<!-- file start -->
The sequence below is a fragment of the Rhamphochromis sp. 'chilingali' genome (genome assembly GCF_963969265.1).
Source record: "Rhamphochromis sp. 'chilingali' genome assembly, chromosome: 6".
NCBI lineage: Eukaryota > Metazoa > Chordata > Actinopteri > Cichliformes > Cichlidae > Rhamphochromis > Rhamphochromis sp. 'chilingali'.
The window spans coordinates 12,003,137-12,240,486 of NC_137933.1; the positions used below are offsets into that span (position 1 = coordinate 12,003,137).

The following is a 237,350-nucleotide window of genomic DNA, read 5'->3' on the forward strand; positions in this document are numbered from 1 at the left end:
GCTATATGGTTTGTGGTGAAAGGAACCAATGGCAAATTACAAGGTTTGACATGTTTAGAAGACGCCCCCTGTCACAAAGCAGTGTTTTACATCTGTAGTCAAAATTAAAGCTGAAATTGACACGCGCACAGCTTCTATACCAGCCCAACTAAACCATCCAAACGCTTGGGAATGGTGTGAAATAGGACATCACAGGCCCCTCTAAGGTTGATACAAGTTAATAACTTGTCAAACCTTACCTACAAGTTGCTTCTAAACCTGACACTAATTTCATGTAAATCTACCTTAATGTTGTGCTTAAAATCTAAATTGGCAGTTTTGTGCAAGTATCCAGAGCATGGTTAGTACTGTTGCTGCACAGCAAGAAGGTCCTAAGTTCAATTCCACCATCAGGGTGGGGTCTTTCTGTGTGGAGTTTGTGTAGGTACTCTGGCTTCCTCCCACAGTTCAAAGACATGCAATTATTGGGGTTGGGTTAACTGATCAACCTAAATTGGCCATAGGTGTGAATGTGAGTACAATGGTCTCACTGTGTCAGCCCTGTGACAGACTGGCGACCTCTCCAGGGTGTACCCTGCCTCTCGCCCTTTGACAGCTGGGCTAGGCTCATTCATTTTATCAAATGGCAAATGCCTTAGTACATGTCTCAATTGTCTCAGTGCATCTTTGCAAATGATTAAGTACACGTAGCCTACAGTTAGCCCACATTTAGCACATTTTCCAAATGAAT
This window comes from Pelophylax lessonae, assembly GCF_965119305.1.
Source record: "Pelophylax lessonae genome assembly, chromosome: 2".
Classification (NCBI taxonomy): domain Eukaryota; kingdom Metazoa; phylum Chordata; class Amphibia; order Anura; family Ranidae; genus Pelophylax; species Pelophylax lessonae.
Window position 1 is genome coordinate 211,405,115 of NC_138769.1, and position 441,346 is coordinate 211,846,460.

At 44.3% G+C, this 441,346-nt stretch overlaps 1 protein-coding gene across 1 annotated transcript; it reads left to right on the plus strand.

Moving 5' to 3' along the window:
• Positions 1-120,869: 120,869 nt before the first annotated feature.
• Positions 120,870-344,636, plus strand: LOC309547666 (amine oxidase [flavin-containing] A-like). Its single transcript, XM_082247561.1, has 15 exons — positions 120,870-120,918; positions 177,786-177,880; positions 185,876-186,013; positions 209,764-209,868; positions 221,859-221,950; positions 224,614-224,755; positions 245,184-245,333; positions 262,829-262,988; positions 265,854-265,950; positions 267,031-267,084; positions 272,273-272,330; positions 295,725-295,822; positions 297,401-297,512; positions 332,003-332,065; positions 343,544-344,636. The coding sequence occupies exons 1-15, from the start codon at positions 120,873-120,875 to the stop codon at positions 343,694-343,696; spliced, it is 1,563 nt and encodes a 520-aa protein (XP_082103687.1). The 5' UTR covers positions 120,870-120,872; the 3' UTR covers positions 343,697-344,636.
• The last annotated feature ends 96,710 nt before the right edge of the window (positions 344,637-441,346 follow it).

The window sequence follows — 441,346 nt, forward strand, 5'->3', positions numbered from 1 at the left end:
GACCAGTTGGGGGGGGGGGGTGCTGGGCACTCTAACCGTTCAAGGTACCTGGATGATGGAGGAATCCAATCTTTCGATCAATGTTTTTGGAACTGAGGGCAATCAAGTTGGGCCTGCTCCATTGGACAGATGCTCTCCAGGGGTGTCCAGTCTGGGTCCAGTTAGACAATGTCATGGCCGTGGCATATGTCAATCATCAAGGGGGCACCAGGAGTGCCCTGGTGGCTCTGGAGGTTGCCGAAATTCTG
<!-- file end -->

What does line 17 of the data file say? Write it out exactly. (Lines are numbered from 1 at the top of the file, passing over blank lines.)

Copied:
GACCAGTTGGGGGGGGGGGGTGCTGGGCACTCTAACCGTTCAAGGTACCTGGATGATGGAGGAATCCAATCTTTCGATCAATGTTTTTGGAACTGAGGGCAATCAAGTTGGGCCTGCTCCATTGGACAGATGCTCTCCAGGGGTGTCCAGTCTGGGTCCAGTTAGACAATGTCATGGCCGTGGCATATGTCAATCATCAAGGGGGCACCAGGAGTGCCCTGGTGGCTCTGGAGGTTGCCGAAATTCTG